Wheeling Police Chief Shawn Schwertfeger and Ohio Valley Black Caucus President Delores Wiggins accomplished some good Wednesday when they met to discuss relations between the law enforcement community and the local minority population. Within hours, some of the trust and good will had been erased.
Several days before that, accusations of racially motivated harassment were made against police during a Black Caucus meeting. Schwertfeger and Wiggins met to discuss them. The chief said the meeting was "productive" and "cordial."
While insisting his officers have not used racial slurs and that he has no evidence of corruption in the department, Schwertfeger admitted there may be "cultural differences" between some police officers and some Wheeling residents. He pledged to work hard to improve the situation.
Among those complaining about police officers last week was Bonnie Grewe. On Monday, she turned herself in at the police department, after hearing a warrant for her arrest had been issued. Grewe was accused of stealing a wallet from a store on Chapline Street.
But on Thursday, the charge against Grewe was dismissed. Schwertfeger said his officers arrested the wrong woman.
The initial mistaken identification was made through videotape from a store surveillance camera. Apparently, Grewe and the suspect eventually arrested in the case bear some resemblance.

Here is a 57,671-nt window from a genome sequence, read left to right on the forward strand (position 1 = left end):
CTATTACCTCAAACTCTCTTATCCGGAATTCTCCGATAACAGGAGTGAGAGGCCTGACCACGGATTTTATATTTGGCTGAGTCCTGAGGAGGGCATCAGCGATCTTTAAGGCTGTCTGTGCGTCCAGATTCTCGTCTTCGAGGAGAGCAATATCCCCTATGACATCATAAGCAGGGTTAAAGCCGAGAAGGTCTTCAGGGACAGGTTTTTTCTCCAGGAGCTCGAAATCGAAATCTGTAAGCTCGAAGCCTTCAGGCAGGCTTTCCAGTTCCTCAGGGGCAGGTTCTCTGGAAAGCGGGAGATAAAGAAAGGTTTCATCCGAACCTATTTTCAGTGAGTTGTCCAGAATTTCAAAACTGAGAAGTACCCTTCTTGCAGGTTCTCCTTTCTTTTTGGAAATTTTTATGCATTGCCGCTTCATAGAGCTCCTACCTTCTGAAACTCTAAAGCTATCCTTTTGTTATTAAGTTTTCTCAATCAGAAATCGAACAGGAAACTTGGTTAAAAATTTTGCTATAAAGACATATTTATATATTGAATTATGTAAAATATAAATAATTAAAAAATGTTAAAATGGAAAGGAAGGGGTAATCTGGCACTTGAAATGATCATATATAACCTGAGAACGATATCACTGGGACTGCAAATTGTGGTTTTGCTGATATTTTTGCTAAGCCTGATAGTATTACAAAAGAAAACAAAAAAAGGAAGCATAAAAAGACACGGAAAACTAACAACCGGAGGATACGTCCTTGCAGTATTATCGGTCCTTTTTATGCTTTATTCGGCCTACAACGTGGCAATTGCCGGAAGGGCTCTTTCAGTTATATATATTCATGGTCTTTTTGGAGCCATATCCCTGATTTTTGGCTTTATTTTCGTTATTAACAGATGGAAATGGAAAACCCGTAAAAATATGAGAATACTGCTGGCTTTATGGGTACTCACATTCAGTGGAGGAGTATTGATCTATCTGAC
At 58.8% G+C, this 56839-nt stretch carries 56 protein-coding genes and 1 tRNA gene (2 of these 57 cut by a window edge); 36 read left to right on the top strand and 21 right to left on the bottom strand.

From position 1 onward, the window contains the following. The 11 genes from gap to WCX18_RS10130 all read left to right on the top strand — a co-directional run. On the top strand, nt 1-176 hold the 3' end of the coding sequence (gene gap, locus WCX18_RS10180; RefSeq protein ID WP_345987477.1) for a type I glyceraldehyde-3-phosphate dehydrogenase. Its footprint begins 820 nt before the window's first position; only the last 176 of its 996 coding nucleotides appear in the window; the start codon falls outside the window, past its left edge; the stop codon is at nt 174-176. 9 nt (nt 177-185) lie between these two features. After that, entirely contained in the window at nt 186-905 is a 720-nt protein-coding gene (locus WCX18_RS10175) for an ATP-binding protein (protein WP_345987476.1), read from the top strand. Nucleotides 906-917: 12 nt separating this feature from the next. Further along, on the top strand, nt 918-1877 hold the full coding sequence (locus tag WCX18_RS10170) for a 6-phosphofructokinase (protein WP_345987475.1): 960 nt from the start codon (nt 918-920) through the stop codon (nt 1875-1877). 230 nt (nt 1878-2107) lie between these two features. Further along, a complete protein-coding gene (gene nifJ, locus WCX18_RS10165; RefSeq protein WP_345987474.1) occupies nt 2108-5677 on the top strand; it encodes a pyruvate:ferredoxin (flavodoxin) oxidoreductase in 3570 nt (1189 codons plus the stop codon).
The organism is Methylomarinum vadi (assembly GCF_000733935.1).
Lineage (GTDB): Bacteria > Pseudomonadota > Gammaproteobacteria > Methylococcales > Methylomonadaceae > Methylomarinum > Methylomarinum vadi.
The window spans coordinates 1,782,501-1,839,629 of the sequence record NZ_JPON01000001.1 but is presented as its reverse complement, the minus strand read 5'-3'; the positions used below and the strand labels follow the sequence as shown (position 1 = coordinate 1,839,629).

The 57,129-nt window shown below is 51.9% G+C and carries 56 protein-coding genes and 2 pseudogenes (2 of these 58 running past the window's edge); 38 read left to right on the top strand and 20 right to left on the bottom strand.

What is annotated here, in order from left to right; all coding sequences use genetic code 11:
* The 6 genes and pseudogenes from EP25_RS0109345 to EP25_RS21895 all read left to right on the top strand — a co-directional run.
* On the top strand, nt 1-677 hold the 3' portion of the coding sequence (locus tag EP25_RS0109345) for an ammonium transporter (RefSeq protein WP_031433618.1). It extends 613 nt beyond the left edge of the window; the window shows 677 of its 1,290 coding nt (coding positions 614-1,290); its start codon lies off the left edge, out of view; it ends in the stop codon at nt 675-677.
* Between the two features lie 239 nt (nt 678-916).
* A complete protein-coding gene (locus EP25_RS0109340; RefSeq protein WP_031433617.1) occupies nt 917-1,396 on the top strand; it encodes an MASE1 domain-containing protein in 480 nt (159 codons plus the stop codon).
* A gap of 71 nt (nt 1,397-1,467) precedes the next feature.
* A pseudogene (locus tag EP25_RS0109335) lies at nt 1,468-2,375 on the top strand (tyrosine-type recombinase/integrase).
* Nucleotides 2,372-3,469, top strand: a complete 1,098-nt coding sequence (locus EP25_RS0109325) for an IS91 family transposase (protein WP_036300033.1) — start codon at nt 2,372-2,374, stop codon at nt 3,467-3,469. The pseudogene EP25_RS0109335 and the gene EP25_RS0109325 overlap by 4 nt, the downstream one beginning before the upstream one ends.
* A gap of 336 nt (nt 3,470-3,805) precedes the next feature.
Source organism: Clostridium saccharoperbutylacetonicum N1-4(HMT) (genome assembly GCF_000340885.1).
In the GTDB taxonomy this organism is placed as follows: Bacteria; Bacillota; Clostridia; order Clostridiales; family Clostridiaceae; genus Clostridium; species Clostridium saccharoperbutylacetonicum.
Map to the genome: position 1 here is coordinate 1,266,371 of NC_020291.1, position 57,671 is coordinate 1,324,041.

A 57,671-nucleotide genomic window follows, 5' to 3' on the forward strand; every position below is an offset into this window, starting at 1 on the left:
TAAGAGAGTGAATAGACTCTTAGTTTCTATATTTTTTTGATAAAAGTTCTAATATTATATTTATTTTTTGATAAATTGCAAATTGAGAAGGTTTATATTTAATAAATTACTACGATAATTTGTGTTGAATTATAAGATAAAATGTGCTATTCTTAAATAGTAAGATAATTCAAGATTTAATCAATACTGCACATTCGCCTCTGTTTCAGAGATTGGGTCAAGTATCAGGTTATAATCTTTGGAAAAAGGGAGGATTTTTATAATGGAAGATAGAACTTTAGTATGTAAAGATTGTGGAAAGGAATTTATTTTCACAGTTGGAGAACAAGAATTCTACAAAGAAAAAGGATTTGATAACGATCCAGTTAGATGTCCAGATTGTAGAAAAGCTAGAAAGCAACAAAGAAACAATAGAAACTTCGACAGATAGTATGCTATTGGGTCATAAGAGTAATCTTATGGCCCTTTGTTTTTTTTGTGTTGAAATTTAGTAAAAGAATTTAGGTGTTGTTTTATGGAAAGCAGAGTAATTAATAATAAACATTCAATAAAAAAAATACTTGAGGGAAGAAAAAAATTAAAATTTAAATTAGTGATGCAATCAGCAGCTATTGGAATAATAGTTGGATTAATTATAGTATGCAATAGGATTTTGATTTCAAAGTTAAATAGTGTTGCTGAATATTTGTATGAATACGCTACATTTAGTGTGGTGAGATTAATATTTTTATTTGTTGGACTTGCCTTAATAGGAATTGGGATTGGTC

Schwertfeger understands just how bad the error made his department look. "I'm sure there are some folks who will believe (Grewe's arrest) is some sort of retaliation," he told our reporter. "I am not one of those people," he added. "I think this is a case of mistaken identity."
There is every reason to believe the error was just that. But given the timing - an arrest warrant issued not long after Grewe complained about the police - mistrust of the department will grow among Wheeling residents who already had concerns. That is inevitable.
"I'm certainly not happy about this. I'm the chief and I'll take responsibility for the mistake," Schwertfeger emphasized.
Of course, those in his department involved directly in the error bear most responsibility. But now the chief must repair the public relations damage.
Schwertfeger already had pledged to work with his department to address "cultural differences." The mistaken arrest of Grewe means his task will be more difficult.
Unfortunately, it appears whatever he had in mind previously will have to be augmented. Perhaps he and Wiggins can work together to undo some of the damage.